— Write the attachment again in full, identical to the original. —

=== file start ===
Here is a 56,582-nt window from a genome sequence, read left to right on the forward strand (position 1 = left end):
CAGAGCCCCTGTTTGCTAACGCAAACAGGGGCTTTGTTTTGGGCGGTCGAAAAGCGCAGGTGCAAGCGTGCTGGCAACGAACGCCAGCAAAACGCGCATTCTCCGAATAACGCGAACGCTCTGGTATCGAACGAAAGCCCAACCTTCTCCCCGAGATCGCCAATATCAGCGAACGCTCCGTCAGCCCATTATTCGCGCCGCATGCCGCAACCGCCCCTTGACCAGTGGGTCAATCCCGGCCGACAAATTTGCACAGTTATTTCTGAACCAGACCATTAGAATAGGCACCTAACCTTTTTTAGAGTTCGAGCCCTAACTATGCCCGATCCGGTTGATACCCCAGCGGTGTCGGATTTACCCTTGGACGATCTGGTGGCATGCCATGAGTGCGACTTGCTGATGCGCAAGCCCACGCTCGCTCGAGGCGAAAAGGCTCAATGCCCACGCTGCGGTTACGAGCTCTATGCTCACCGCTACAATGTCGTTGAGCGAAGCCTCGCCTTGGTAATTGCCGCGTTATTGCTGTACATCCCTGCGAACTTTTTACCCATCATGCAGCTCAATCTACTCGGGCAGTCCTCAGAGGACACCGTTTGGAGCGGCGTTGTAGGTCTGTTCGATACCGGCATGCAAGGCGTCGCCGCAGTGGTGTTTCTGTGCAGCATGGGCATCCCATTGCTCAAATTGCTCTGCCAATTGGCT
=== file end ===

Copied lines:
Here is a 56,582-nt window from a genome sequence, read left to right on the forward strand (position 1 = left end):
CAGAGCCCCTGTTTGCTAACGCAAACAGGGGCTTTGTTTTGGGCGGTCGAAAAGCGCAGGTGCAAGCGTGCTGGCAACGAACGCCAGCAAAACGCGCATTCTCCGAATAACGCGAACGCTCTGGTATCGAACGAAAGCCCAACCTTCTCCCCGAGATCGCCAATATCAGCGAACGCTCCGTCAGCCCATTATTCGCGCCGCATGCCGCAACCGCCCCTTGACCAGTGGGTCAATCCCGGCCGACAAATTTGCACAGTTATTTCTGAACCAGACCATTAGAATAGGCACCTAACCTTTTTTAGAGTTCGAGCCCTAACTATGCCCGATCCGGTTGATACCCCAGCGGTGTCGGATTTACCCTTGGACGATCTGGTGGCATGCCATGAGTGCGACTTGCTGATGCGCAAGCCCACGCTCGCTCGAGGCGAAAAGGCTCAATGCCCACGCTGCGGTTACGAGCTCTATGCTCACCGCTACAATGTCGTTGAGCGAAGCCTCGCCTTGGTAATTGCCGCGTTATTGCTGTACATCCCTGCGAACTTTTTACCCATCATGCAGCTCAATCTACTCGGGCAGTCCTCAGAGGACACCGTTTGGAGCGGCGTTGTAGGTCTGTTCGATACCGGCATGCAAGGCGTCGCCGCAGTGGTGTTTCTGTGCAGCATGGGCATCCCATTGCTCAAATTGCTCTGCCAATTGGCT